That would be overkill in my mind. Representation would be enough. If a field looked like a farm field, or a mine or whatever, that would be fine since it's just a bot anyway. Those kind of things, especially if you are an individual or a small group, end up killing a project.
Personally I'm looking forward to two major trends that will merge the real world with the virtual, in-game world:
1) Location-based mobile games. Imagine that you and someone at your bus stop can suddenly both be dropped into a fight against an oncoming zombie horde. Not only would this make gaming spontaneous and fun, but it could lead to fun ice breakers. A Party system would also give a group of friends the ability to move as a unit and face challenges together throughout the night. We spend a lot of time in the real world, so why shouldn't games incorporate it?
2) Real-money games. Right now, players play social games like Zynga for nothing other than the thrill of it. They pay for virtual currency which is literally worthless and provides only negative ROI for the player. This is part of the reason why only 1-5% of players end up paying for virtual goods. They see nothing but monetary downside, even with the potential upside that their virtual currency purchase will bring to their game. With real-money play (essentially, social games + gambling), players will be able to win money and cash out while playing their games, making them much more likely to "buy in" in the first place. Also, playing for real money has the potential to make games more exciting and peer-to-peer play more intense.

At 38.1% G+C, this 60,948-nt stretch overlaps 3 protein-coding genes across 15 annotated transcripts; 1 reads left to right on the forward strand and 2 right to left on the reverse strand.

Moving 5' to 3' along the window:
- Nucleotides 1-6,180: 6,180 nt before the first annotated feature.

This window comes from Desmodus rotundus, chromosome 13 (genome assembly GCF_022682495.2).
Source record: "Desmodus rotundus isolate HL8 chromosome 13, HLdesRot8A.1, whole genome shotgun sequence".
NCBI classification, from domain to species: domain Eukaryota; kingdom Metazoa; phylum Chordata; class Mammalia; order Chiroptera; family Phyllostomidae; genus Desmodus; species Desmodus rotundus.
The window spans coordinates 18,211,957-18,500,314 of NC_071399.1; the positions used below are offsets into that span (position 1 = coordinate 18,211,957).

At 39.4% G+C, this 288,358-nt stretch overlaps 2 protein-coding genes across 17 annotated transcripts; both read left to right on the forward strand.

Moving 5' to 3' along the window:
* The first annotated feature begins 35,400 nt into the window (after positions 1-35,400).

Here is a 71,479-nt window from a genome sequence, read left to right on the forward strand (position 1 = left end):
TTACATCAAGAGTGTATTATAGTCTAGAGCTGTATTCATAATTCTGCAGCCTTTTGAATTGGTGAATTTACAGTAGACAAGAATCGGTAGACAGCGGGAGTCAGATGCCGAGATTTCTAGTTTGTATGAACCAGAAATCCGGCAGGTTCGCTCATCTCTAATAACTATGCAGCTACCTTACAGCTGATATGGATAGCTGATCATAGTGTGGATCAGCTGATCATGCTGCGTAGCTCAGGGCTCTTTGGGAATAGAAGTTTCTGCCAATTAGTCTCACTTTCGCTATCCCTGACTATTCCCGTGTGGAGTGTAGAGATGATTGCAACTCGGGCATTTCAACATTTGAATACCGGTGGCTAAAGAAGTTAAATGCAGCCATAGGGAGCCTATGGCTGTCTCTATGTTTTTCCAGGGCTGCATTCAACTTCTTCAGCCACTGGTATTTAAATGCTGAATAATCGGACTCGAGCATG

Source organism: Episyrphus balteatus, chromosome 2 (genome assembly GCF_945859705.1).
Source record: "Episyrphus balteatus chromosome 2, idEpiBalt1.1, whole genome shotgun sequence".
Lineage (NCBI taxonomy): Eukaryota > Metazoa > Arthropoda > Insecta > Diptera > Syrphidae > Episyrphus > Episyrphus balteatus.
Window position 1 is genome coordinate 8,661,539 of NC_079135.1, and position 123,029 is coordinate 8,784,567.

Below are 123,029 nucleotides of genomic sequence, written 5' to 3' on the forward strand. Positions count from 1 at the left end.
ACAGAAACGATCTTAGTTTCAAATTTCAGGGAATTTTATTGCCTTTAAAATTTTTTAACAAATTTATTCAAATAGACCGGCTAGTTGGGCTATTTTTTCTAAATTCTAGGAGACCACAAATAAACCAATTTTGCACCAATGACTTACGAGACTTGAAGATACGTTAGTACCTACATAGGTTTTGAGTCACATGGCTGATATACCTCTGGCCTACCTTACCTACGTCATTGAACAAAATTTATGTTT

I'm kind of in the same boat here.
I'm an old time gamer as well. I've been playing video games since the 70's, have had consoles from that time period on ( Atari, NES, SEGA, PS2, Wii, XBox 360 ) , have been playing computer games since the 80's, have been playing MMO's for over 10 years, have beta tested many of them ( WoW, SB, AOC, Rift ) , and have played over 10 MMO's.
I have been kicking around an idea for an MMO that would pretty much revamp the whole thing, but I have nowhere to go with it. I've tried contacting some development and gaming companies to at least talk about the idea, but most don't want to because of the money involved. Some of the concepts in mine are close to what's being discussed here. Here's some of the major points.